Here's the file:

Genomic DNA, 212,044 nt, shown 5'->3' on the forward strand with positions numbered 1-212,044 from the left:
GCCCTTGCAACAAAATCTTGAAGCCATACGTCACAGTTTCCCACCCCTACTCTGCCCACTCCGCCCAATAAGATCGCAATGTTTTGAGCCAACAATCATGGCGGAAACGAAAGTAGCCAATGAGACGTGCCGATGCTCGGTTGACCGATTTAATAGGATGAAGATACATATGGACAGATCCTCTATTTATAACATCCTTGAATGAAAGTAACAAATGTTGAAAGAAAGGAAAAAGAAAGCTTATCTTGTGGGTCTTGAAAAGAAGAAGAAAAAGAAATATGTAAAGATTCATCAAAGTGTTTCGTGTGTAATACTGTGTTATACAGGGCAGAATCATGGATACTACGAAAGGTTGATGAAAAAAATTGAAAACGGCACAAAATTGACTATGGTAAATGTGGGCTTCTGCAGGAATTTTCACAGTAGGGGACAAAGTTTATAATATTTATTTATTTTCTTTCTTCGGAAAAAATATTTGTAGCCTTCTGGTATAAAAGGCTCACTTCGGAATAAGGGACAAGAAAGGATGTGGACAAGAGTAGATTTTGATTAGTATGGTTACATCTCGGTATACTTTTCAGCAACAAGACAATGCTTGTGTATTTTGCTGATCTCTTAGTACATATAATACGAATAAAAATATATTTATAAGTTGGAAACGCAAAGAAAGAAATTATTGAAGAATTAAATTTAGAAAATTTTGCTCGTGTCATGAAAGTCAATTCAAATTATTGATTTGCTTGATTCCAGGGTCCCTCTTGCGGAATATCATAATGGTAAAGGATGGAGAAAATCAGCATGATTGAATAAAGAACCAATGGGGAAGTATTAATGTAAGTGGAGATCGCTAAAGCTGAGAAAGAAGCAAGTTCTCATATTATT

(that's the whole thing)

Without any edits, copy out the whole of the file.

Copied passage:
Genomic DNA, 212,044 nt, shown 5'->3' on the forward strand with positions numbered 1-212,044 from the left:
GCCCTTGCAACAAAATCTTGAAGCCATACGTCACAGTTTCCCACCCCTACTCTGCCCACTCCGCCCAATAAGATCGCAATGTTTTGAGCCAACAATCATGGCGGAAACGAAAGTAGCCAATGAGACGTGCCGATGCTCGGTTGACCGATTTAATAGGATGAAGATACATATGGACAGATCCTCTATTTATAACATCCTTGAATGAAAGTAACAAATGTTGAAAGAAAGGAAAAAGAAAGCTTATCTTGTGGGTCTTGAAAAGAAGAAGAAAAAGAAATATGTAAAGATTCATCAAAGTGTTTCGTGTGTAATACTGTGTTATACAGGGCAGAATCATGGATACTACGAAAGGTTGATGAAAAAAATTGAAAACGGCACAAAATTGACTATGGTAAATGTGGGCTTCTGCAGGAATTTTCACAGTAGGGGACAAAGTTTATAATATTTATTTATTTTCTTTCTTCGGAAAAAATATTTGTAGCCTTCTGGTATAAAAGGCTCACTTCGGAATAAGGGACAAGAAAGGATGTGGACAAGAGTAGATTTTGATTAGTATGGTTACATCTCGGTATACTTTTCAGCAACAAGACAATGCTTGTGTATTTTGCTGATCTCTTAGTACATATAATACGAATAAAAATATATTTATAAGTTGGAAACGCAAAGAAAGAAATTATTGAAGAATTAAATTTAGAAAATTTTGCTCGTGTCATGAAAGTCAATTCAAATTATTGATTTGCTTGATTCCAGGGTCCCTCTTGCGGAATATCATAATGGTAAAGGATGGAGAAAATCAGCATGATTGAATAAAGAACCAATGGGGAAGTATTAATGTAAGTGGAGATCGCTAAAGCTGAGAAAGAAGCAAGTTCTCATATTATT